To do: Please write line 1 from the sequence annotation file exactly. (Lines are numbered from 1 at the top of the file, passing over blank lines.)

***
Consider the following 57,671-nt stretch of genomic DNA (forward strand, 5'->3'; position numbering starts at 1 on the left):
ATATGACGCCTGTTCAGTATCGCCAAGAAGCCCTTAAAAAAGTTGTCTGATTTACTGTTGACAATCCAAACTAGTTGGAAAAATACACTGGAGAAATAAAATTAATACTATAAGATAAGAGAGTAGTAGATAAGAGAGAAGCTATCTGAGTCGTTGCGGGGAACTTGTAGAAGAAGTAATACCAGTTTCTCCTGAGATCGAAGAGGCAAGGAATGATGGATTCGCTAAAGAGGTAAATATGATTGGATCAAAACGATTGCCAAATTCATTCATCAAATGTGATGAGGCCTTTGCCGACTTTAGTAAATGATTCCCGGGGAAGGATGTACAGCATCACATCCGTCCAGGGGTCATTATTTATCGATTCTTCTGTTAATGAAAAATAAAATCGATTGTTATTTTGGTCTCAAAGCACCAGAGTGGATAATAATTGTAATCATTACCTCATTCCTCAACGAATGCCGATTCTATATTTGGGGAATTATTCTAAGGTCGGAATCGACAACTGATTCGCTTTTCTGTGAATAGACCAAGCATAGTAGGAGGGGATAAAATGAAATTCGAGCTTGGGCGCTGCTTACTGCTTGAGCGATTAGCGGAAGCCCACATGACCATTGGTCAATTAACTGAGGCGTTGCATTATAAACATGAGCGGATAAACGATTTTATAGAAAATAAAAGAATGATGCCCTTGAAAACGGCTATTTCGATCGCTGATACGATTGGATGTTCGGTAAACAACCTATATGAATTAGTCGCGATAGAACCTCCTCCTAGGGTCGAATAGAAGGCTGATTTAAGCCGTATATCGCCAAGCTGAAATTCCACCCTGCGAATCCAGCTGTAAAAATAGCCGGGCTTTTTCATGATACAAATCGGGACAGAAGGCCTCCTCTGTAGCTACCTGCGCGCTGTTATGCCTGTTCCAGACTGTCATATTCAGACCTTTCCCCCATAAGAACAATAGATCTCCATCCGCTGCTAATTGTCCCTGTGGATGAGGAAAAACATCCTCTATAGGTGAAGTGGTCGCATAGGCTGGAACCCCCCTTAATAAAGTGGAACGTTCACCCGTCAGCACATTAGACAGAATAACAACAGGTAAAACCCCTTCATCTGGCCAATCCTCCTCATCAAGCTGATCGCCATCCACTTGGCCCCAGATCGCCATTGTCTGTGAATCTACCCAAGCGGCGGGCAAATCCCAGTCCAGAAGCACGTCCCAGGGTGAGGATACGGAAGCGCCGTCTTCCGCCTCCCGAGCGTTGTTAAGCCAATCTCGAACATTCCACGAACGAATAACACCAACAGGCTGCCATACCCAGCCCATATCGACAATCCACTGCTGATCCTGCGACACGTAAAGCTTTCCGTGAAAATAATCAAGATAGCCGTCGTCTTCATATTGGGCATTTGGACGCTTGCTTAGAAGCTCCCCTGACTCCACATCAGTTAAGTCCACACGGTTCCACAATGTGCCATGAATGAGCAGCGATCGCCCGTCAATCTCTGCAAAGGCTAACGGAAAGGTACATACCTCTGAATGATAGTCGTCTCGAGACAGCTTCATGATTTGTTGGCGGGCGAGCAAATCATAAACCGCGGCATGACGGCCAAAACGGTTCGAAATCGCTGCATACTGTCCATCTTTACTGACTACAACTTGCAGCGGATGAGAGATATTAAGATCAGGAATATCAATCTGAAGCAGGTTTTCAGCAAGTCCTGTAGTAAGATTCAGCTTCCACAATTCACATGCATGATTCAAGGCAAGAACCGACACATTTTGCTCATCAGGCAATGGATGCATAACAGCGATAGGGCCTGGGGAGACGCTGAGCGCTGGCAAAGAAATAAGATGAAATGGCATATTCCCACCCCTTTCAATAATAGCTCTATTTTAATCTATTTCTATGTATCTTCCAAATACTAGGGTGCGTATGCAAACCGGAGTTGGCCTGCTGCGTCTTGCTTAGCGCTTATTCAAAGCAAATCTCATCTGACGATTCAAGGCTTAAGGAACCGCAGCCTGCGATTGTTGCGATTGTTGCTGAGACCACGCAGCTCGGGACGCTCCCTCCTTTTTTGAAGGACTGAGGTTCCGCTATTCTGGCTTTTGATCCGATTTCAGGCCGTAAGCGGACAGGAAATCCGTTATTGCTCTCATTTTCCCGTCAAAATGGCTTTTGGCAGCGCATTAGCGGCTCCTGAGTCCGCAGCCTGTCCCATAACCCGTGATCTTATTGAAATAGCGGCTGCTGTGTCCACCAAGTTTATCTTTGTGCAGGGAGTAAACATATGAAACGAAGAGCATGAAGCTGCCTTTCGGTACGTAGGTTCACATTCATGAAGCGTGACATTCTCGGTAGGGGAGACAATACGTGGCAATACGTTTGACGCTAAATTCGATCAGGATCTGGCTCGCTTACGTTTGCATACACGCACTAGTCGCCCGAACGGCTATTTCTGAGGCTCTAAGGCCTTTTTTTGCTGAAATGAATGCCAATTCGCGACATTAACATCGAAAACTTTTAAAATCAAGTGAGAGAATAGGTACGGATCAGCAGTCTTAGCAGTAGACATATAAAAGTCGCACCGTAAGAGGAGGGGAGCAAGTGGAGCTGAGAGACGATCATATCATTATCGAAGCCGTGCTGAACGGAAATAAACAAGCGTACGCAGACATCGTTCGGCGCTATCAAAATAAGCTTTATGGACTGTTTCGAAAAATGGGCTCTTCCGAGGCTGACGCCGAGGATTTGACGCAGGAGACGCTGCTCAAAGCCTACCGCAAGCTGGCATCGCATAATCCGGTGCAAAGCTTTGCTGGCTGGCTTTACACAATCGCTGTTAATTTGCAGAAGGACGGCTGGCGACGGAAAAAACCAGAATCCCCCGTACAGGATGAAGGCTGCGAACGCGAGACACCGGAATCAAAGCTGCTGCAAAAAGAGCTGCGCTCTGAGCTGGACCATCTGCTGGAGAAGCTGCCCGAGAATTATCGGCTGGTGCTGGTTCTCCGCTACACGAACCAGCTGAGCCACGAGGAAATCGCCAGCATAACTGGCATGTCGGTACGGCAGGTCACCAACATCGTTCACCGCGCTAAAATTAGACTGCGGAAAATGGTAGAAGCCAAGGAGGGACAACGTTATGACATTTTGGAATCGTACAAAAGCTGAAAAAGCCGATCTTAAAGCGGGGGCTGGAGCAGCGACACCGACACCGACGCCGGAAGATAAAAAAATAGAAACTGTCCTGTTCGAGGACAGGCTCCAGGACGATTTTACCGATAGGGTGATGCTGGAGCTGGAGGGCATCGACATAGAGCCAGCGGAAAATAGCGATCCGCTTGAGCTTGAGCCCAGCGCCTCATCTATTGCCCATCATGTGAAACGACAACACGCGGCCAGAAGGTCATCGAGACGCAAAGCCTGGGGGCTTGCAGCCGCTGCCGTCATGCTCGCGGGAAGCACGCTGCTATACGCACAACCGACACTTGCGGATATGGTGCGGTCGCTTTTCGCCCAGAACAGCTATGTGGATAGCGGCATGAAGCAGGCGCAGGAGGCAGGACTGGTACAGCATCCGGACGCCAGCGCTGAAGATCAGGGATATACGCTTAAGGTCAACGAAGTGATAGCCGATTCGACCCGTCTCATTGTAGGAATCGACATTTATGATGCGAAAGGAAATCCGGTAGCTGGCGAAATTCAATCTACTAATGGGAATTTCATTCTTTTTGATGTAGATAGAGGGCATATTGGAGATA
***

Consider the following 57,671-nt stretch of genomic DNA (forward strand, 5'->3'; position numbering starts at 1 on the left):